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Tax Court Peculiarities - Burden of Proof
A Different Kind of Court
There are some important differences between the Tax Court and state or federal district courts.
In disputes over money or property in a state or district court, the creditor must sue the debtor and place evidence of the alleged debt before the court. In Tax Court, when challenging deficiency notices, the Service hasn’t actually assessed the tax, so technically you do not owe it yet.
Burden of Proof
As discussed briefly in the Introduction, you, the petitioner, have the burden of proof to show that you do not owe the taxes that the IRS, referred to as the “respondent,” proposes to assess against you. The rules of logic say that proving a negative is impossible. But the rules of logic have little place in the Wonderland of the United States Tax Court.
The respondent’s notices receive what is called a “presumption of correctness.” That is to say, you, as the petitioner, must present evidence that controverts the notice you received by a “preponderance of the evidence” in order to prevail.
Nevertheless, the presumption of correctness is not absolute. You have the opportunity to place the burden of proof on the Service under §7491, and to raise disputes with mistaken information returns, such as Forms 1099, under § 6201(d). If you do so properly and fully cooperate with the Service in their audit efforts, you can by law place the burden of proof on the IRS, although as a practical matter, cases where that occurs are rare indeed.
Small Case or Regular
You also have two choices in filing your petition. If you have less than $50,000 in dispute you may opt to file under “small case” procedures. The filing is simplified somewhat and there are more locations available for trials, but you give up the right to appeal and the trials are not run under the rules of evidence. Decisions in small cases are final. Neither you nor the IRS can appeal a small case decision to another court.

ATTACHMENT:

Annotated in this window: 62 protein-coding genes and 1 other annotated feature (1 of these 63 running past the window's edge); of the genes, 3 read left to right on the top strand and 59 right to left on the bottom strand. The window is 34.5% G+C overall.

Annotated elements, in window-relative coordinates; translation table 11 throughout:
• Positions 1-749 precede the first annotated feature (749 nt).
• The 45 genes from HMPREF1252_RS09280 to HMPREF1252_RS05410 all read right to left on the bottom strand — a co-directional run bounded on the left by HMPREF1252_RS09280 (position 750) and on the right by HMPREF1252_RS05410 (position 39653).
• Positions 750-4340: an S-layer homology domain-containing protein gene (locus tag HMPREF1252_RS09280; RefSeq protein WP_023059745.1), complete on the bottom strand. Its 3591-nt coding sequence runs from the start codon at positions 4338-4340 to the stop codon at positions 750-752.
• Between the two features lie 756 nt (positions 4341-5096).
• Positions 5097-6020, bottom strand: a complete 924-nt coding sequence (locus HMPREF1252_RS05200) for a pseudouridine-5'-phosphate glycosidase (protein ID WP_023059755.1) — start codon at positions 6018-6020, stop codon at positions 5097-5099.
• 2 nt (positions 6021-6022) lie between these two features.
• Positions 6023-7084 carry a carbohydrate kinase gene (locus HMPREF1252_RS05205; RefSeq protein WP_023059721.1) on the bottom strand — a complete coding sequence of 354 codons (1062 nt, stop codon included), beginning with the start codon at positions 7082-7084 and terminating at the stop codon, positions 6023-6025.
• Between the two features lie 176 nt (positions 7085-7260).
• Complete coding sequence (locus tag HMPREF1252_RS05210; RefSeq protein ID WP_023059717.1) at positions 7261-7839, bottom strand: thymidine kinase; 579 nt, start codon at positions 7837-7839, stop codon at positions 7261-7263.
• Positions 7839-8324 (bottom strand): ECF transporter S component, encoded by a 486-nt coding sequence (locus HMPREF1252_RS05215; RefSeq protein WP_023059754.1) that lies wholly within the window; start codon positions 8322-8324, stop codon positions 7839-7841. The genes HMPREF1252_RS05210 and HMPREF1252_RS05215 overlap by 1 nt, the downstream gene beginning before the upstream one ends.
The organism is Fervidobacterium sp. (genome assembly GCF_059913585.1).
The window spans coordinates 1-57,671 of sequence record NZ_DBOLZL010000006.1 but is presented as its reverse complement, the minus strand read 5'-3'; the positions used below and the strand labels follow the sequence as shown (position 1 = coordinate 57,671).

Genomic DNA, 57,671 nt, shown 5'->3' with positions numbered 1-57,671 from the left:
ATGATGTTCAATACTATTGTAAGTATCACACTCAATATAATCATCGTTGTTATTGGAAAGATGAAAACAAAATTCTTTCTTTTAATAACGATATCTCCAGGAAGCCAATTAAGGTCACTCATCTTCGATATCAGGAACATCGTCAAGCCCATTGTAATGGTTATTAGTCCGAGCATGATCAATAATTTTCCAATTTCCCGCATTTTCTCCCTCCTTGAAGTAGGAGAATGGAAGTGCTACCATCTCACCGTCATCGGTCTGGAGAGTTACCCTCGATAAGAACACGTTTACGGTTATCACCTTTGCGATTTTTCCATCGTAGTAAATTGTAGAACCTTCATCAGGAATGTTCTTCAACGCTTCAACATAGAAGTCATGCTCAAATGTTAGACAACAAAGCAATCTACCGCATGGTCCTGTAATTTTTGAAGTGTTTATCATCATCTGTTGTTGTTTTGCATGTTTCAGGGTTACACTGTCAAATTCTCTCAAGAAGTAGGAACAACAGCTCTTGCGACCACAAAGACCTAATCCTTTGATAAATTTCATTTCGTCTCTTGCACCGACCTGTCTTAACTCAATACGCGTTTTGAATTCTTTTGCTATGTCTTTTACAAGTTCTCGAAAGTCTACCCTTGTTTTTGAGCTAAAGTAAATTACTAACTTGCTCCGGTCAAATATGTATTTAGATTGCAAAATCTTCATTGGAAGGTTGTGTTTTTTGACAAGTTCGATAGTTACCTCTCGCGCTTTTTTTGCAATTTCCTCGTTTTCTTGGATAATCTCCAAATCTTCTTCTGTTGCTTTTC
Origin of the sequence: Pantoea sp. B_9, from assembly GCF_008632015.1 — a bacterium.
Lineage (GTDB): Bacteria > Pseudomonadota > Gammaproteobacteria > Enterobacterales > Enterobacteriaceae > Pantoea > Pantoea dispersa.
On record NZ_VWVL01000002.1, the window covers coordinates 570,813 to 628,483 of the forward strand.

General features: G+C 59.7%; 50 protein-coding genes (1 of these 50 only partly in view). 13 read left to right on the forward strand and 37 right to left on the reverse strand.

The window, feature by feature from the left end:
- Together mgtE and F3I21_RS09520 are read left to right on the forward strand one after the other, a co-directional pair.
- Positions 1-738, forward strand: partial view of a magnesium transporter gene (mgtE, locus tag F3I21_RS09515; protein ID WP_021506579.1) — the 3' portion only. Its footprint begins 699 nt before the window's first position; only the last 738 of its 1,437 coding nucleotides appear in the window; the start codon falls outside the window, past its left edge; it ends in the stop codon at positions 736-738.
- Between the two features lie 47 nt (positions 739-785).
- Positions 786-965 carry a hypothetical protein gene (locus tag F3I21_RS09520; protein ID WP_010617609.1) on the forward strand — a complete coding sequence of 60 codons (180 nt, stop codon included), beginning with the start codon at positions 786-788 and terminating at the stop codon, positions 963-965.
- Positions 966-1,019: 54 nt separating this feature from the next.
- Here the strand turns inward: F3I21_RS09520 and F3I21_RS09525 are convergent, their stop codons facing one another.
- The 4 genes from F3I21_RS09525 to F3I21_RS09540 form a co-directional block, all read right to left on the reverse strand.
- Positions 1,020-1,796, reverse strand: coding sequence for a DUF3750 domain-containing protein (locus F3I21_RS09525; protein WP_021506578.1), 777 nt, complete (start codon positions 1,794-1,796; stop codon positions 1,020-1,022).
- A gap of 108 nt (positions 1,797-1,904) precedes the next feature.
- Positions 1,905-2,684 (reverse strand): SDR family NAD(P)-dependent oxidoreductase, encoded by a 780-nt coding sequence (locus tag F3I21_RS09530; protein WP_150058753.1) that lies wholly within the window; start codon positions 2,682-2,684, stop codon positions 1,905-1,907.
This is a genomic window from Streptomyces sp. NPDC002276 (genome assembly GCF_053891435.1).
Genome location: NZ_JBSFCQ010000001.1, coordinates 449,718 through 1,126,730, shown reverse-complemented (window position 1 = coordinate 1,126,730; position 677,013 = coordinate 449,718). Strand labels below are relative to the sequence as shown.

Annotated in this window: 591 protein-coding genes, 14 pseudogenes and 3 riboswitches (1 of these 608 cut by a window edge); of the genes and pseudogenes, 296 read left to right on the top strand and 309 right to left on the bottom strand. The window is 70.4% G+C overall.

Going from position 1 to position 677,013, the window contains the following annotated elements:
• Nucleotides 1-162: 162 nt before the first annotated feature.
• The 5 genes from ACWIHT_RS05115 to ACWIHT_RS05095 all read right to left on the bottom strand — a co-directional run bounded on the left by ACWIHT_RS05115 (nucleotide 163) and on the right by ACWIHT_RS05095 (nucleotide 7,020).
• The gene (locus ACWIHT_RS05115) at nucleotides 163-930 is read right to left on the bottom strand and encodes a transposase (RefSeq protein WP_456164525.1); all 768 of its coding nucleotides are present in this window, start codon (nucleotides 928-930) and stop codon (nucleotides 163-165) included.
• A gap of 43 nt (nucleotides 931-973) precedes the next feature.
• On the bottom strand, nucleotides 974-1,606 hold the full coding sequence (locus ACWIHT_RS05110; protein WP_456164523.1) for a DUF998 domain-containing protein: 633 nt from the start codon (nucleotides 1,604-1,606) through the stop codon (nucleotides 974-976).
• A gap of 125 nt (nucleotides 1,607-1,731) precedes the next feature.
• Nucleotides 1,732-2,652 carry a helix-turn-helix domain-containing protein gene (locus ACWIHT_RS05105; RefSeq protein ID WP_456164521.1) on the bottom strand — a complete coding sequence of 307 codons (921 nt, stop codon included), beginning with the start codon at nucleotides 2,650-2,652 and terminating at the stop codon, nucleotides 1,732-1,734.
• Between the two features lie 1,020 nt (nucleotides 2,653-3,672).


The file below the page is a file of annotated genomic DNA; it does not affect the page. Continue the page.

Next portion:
In this writer’s opinion, giving up the right to appeal reduces what little leverage you have over a potentially biased court to zero. And the rules of evidence can work much more to your advantage than to your opponent’s. But, of course, you must know them (you will learn more about them below and in the chapter on Evidence in Tax Court). In my estimation, the advantages of opting for small case procedures are not worth what you give up.
The other option is to file a “regular” Tax Court case. In regular cases the Federal Rules of Evidence apply and the decision can be appealed. There are fewer locations where they hold regular trials, so you may have to travel farther to have your case heard, but I believe the trade-off is worth it. Small cases may also be converted to regular cases any time before the trial by filing a motion.
The Tax Court Website
The Tax Court website has a wealth of useful information. I urge you to become thoroughly familiar with it. They explain the basics in detail. The devil, however, is in what they do not explain. Your best hope of success lies in an understanding of the rules of evidence, rules of civil procedure, and those of the court. You will find almost no discussion of these topics on the Tax Court website.
The helpful videos on the Tax Court website contain a lot of useful information but tend to portray your opponent as a cooperative public agency that will be there to help you whenever you need it. That image is somewhat deceptive. Your opponent is not on your side. IRS attorneys are there to make sure you lose your case no matter how helpful they may seem. From their perspective, a loss to a pro se litigant is an unmitigated, career blemishing disaster. Keep that in mind when they offer to help. Knowing the rules of the game well enough so as not to need their help is the best way to protect your interests.